Veterinarians in Peru have confirmed H5N1 avian influenza in sea lions and a dolphin, adding more reports of detections in mammals as the virus continues its push into Central and South America.
Last summer, the highly contagious strain of avian influenza, that was first detected in early winter 2021, had been spreading through North American birds made its way into marine mammals, causing a spike in seal strandings along the coast of Maine.
In June and July 2022, more than 150 dead or ailing seals washed ashore, a number that was approximately three times the normal rate for this time of the year. Of the 41 stranded seals tested for the virus, nearly half tested positive.
Viruses were not likely acquired by seals through predation or scavenging of infected animals, because birds are not a typical food source for harbour or grey seals. Transmission from wild birds to seals likely occurred through environmental transmission of shed virus.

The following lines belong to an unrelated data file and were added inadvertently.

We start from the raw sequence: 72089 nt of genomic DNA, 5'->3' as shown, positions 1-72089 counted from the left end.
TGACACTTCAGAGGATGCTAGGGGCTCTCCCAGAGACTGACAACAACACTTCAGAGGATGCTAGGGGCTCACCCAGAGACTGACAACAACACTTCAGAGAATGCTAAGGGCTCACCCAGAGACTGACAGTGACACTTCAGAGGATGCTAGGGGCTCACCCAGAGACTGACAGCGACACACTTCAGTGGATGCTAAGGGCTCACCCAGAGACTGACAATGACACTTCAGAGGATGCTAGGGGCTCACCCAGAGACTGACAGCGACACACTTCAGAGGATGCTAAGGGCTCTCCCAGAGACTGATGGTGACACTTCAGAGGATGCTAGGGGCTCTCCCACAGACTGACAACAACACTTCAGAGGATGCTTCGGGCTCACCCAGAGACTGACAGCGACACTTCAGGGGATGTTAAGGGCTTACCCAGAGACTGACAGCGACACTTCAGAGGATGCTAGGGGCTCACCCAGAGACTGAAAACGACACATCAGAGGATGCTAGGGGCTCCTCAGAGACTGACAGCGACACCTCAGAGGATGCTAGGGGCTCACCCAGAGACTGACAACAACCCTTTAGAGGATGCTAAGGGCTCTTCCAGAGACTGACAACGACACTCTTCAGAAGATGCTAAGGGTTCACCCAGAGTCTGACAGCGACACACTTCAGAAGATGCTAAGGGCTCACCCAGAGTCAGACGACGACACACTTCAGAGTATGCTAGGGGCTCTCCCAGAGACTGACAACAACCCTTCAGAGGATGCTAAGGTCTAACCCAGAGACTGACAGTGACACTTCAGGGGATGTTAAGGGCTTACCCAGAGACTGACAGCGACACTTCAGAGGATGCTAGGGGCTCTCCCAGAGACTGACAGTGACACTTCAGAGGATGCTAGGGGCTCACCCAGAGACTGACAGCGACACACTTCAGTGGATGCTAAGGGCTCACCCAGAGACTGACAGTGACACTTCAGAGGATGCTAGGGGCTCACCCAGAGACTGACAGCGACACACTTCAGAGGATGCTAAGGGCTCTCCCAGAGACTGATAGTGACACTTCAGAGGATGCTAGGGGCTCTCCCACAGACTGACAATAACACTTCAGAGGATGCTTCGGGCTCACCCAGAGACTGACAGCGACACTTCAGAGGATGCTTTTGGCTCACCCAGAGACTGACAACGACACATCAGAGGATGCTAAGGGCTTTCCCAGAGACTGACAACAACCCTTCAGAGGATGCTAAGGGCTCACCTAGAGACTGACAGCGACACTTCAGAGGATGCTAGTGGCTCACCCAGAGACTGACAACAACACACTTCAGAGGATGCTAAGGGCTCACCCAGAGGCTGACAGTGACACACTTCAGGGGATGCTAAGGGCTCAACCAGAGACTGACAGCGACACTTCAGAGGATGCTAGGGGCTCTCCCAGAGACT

In contrast to outbreaks in agricultural settings, outbreaks of HPAI in wild populations can rarely be managed well through biosecurity measures or depopulation, which is particularly true for large, mobile marine species such as seals, whales and dolphins. Migratory animals might further disseminate the viruses over broad geographic regions.
The virus has spread to 15 countries in the Americas but Peru has seen the biggest mortality in mammals. Peru's National Agrarian Health Service (SENASA) said at least 585 sea lions and 55,000 wild birds have been found dead in seven of the country's coastal nature preserves, likely due to avian flu.
Highly pathogenic avian influenza (HPAI) viruses are of concern because of their pandemic potential, socioeconomic impact during agricultural outbreaks, and risks to wildlife conservation Scientists are worried not just that the virus has jumped from birds to mammals but that mammal-to-mammal transmission might be a possibility. That being said, the risk to humans remains low